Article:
HealthCare.gov cost $840 million to build as of March, but the website still isn’t scheduled to be finished until December, according to congressional testimony.
The Government Accountability Office will release a report Thursday detailing the Obama administration’s failure to manage HealthCare.gov, drastically increasing the price of the Obamacare website and leading to its breakdown last fall. (RELATED: Report: Obama Admin Failures Caused HealthCare.gov Tech Flop)
GAO’s William T. Woods, director of acquisition and sourcing management, will testify to the House Energy and Commerce Thursday that the federal government had obligated a staggering $840 million by last March on building HealthCare.gov. The website is still not complete.
Federal Obamacare administrator the Centers for Medicare and Medicare Services belatedly worked on getting the consumer-facing portions of the website up to snuff while the back-end of HealthCare.gov, part of which interfaces between the federal government and insurance companies, still hasn’t been finished.
Right now, the administration has a plan to finish the back-end of the website by this December, according to Woods’ testimony. Specifically, the financial management module, which sends payments to insurers, is “currently scheduled” to launch by December. But the next open enrollment period begins Nov. 15, meaning the administration will again have to start another Obamacare sign-up period without a fully functional website.
“CMS incurred significant cost increases, schedule slips, and delayed system functionality” for both HealthCare.gov and the Obamacare data hub, a computer system which communicates personal information about applicants across federal and state agencies, “due primarily to changing requirements that were exacerbated by inconsistent oversight,” Woods will testify to Congress.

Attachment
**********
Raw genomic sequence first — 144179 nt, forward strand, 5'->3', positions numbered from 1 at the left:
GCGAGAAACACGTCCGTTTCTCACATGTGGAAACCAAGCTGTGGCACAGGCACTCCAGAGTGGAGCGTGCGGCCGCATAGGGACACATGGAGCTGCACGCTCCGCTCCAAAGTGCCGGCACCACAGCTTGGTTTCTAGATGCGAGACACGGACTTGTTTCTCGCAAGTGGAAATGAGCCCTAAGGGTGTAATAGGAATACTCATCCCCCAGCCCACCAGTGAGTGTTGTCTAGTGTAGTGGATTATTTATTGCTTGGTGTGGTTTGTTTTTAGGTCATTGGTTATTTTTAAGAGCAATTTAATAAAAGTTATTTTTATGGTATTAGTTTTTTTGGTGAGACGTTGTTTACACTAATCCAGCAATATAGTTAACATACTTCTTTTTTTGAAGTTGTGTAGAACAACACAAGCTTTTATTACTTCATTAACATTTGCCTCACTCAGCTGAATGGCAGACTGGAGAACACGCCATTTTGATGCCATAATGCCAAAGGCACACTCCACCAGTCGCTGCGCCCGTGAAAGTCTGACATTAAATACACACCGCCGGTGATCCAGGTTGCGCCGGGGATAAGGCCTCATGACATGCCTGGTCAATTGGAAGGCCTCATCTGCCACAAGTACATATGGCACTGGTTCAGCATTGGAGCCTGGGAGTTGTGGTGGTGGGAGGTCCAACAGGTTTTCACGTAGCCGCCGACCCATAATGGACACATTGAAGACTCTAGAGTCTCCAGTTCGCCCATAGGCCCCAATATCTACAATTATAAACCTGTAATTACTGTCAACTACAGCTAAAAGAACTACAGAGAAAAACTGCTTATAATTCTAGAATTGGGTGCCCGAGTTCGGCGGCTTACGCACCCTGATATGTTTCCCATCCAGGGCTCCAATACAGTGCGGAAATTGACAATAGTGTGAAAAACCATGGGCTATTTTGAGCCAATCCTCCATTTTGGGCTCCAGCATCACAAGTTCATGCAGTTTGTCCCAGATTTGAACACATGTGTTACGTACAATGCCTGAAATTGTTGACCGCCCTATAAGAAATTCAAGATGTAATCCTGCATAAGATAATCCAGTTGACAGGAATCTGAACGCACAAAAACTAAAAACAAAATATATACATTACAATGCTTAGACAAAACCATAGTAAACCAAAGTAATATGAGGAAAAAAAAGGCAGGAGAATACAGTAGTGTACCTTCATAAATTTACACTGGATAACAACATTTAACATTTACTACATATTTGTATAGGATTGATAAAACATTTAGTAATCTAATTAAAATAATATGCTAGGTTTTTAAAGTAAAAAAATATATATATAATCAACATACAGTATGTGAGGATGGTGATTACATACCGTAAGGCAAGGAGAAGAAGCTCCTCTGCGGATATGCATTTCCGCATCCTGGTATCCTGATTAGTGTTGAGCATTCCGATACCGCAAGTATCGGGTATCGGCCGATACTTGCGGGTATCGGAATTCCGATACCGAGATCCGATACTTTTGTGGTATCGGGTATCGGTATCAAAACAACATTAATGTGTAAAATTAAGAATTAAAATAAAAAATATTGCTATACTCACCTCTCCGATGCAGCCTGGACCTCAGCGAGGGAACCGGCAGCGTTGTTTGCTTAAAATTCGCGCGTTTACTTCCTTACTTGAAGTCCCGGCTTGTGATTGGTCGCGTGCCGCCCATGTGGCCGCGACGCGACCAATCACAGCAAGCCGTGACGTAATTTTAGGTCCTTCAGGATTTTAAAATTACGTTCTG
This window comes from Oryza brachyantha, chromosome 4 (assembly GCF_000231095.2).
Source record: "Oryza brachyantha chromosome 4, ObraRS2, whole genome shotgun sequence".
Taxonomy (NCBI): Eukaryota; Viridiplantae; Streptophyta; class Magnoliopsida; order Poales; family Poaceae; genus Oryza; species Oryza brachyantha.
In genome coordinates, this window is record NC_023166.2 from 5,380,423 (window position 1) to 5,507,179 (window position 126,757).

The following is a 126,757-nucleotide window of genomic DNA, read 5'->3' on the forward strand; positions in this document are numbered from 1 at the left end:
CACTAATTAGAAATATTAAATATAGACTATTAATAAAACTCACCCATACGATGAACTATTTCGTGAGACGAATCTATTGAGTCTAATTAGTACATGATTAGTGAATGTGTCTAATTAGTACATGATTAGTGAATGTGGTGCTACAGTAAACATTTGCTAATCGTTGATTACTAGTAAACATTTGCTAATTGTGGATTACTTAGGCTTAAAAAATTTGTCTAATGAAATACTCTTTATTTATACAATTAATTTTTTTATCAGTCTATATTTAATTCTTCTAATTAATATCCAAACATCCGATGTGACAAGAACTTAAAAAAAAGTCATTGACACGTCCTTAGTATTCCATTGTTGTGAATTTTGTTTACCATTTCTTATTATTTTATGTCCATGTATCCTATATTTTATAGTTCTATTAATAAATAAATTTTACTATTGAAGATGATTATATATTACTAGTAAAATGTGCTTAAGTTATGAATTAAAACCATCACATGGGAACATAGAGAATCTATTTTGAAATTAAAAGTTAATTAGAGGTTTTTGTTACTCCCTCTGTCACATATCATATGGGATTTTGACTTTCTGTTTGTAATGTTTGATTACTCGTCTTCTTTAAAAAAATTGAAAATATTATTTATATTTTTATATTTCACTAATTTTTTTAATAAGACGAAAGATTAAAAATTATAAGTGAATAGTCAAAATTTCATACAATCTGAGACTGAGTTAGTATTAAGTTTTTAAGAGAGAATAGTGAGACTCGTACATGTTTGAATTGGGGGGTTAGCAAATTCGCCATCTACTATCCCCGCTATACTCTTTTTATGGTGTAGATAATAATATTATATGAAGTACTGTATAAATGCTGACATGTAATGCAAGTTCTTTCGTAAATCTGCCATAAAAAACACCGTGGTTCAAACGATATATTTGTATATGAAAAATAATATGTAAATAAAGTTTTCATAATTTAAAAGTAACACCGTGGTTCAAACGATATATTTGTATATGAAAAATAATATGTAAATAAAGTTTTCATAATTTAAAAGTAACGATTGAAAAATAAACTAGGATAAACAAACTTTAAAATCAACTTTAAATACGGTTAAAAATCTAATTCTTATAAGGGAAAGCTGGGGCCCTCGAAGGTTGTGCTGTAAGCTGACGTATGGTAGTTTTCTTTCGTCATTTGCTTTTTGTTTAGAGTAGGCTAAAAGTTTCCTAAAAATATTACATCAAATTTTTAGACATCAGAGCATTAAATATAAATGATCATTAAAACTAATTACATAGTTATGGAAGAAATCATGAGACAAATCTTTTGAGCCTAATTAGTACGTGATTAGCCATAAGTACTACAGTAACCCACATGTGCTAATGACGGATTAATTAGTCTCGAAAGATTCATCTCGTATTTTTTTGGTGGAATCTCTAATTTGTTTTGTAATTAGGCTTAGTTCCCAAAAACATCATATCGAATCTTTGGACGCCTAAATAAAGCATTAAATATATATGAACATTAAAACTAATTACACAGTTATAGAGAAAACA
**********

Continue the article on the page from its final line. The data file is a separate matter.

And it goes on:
The administration continuously changed requirements, delayed reviews, established “inconsistent” oversight over contractors and inappropriately authorized contractors to spend money. Even when CMS knew contractors were not performing up to their standards, the agency failed to hold anyone accountable.
Over two-and-a-half years of planning, the cost of building federal exchanges quadrupled, going from an estimated $56 million in September 2011 to $209 million in February 2014. The cost of building the data hub ballooned from $30 million to almost $85 million in the same time period.
The Obama administration didn’t learn from their mistakes, either. When CMS signed its contract with Accenture Federal Services in January to take over building HealthCare.gov from ousted CGI Federal, the cost was pegged at $91 million. As of June, CMS is projecting that it’ll have to hand over $175 million — and it could grow even more by the time the website’s finally complete.
Woods will testify to a House Energy and Commerce subcommittee Thursday, along with newly appointed top CMS official Andy Slavitt.